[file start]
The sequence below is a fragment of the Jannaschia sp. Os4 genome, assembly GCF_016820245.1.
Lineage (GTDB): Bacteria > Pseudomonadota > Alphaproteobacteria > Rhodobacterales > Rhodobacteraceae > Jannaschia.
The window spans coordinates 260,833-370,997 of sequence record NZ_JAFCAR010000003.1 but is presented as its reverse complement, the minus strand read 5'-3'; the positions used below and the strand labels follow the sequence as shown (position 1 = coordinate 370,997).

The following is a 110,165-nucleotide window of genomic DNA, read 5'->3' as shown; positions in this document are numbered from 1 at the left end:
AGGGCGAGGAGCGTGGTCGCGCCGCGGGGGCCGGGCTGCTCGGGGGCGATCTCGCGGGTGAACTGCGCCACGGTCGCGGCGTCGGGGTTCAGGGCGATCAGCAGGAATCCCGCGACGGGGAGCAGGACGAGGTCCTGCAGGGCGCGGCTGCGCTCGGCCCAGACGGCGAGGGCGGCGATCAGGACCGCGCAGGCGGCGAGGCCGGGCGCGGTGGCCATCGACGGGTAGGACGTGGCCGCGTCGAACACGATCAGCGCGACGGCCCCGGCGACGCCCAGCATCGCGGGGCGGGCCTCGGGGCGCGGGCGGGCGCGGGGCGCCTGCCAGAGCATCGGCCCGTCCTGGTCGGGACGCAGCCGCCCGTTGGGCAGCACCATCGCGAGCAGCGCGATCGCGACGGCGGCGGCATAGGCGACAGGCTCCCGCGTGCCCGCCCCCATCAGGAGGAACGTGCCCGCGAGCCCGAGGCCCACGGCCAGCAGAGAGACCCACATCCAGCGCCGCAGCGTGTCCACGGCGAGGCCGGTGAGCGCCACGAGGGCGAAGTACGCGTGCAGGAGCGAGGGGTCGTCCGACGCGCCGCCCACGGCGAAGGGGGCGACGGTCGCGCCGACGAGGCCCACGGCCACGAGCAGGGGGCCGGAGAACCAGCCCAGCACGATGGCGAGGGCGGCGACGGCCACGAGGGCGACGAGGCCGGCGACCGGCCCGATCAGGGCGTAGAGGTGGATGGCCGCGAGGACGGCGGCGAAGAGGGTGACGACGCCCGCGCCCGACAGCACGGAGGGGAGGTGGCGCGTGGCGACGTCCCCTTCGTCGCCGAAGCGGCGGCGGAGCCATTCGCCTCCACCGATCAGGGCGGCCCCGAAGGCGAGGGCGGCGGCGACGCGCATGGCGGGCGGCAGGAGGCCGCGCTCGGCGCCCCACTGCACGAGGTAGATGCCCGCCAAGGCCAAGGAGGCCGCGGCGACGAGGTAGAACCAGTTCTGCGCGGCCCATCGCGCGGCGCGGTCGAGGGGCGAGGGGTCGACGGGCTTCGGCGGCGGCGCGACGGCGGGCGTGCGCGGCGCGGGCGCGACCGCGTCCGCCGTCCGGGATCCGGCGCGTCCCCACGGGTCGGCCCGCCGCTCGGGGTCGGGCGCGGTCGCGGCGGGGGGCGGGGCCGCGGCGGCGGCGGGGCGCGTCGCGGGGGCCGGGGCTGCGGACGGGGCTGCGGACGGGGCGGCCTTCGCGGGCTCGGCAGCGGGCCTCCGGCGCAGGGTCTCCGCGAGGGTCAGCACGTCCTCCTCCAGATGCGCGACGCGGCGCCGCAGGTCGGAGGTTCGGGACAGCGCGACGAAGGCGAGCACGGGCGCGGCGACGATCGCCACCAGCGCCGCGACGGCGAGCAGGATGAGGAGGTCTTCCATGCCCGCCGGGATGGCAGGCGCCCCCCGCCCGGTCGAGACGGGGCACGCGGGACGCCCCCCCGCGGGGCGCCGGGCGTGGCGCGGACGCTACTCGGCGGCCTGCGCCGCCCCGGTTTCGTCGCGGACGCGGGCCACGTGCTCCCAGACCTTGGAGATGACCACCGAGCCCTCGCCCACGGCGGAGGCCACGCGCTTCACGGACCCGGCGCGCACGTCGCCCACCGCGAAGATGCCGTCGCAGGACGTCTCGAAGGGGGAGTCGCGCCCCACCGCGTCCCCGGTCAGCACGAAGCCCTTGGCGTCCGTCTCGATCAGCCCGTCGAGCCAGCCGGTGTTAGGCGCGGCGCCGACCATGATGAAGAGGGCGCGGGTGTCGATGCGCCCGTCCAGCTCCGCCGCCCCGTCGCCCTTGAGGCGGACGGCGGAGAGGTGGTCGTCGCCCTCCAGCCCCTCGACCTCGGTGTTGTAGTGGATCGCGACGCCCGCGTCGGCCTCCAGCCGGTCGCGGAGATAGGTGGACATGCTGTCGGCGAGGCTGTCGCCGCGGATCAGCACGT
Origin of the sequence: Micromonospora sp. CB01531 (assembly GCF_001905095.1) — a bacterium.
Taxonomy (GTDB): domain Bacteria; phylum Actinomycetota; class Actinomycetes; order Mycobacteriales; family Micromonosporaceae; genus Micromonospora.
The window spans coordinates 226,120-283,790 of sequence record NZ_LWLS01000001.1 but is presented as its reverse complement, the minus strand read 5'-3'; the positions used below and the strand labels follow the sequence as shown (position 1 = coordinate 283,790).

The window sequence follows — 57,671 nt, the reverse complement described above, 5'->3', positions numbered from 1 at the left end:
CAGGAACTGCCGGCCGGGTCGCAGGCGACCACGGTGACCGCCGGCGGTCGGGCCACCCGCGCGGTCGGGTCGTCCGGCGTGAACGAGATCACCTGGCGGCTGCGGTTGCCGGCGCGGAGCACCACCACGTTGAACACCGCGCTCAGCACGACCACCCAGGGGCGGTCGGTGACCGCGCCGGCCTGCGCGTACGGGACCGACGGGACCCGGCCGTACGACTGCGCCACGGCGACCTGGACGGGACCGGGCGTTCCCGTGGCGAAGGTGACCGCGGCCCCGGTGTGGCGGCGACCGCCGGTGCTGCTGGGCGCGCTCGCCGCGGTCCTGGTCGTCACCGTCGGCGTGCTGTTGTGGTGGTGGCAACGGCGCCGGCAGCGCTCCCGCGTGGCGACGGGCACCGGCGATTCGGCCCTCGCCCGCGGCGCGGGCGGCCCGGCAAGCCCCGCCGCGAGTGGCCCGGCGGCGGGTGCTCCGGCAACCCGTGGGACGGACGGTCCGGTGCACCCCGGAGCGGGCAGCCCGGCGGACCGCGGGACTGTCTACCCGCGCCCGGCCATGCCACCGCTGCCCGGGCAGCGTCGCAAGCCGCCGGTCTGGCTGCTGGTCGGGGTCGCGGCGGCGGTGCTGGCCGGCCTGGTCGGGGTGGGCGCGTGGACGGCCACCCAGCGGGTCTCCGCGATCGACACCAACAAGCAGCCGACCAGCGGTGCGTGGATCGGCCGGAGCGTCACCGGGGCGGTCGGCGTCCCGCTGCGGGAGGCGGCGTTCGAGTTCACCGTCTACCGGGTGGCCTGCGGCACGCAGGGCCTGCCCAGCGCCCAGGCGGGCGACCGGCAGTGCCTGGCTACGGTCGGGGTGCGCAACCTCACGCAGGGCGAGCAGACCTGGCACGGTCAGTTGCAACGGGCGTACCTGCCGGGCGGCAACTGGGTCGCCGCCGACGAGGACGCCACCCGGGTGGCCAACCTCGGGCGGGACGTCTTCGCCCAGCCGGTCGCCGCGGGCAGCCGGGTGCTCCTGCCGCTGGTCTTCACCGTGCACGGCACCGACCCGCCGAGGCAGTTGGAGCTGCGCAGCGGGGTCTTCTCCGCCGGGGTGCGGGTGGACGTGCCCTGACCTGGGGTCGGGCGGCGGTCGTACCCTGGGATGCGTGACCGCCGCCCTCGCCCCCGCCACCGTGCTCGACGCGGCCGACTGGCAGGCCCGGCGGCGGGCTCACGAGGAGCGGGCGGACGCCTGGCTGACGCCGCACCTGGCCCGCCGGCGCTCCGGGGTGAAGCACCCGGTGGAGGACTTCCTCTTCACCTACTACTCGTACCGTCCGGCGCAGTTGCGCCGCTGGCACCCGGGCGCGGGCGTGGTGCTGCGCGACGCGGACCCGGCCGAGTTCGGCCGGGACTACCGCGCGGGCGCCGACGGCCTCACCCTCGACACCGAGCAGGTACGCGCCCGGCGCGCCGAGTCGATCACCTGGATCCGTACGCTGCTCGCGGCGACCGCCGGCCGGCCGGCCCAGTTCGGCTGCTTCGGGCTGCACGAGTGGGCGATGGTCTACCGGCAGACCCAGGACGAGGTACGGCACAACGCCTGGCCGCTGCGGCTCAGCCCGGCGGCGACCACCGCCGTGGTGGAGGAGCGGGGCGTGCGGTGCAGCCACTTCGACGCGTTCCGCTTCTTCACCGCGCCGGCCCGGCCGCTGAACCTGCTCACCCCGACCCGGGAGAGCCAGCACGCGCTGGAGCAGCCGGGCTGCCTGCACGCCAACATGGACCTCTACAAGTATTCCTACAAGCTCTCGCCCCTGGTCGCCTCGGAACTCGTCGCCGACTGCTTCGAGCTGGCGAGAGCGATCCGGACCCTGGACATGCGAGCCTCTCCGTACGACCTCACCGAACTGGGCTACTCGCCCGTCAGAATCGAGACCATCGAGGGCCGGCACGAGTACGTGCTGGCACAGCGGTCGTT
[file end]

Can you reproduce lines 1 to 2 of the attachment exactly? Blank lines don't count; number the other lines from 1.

The sequence below is a fragment of the Jannaschia sp. Os4 genome, assembly GCF_016820245.1.
Lineage (GTDB): Bacteria > Pseudomonadota > Alphaproteobacteria > Rhodobacterales > Rhodobacteraceae > Jannaschia.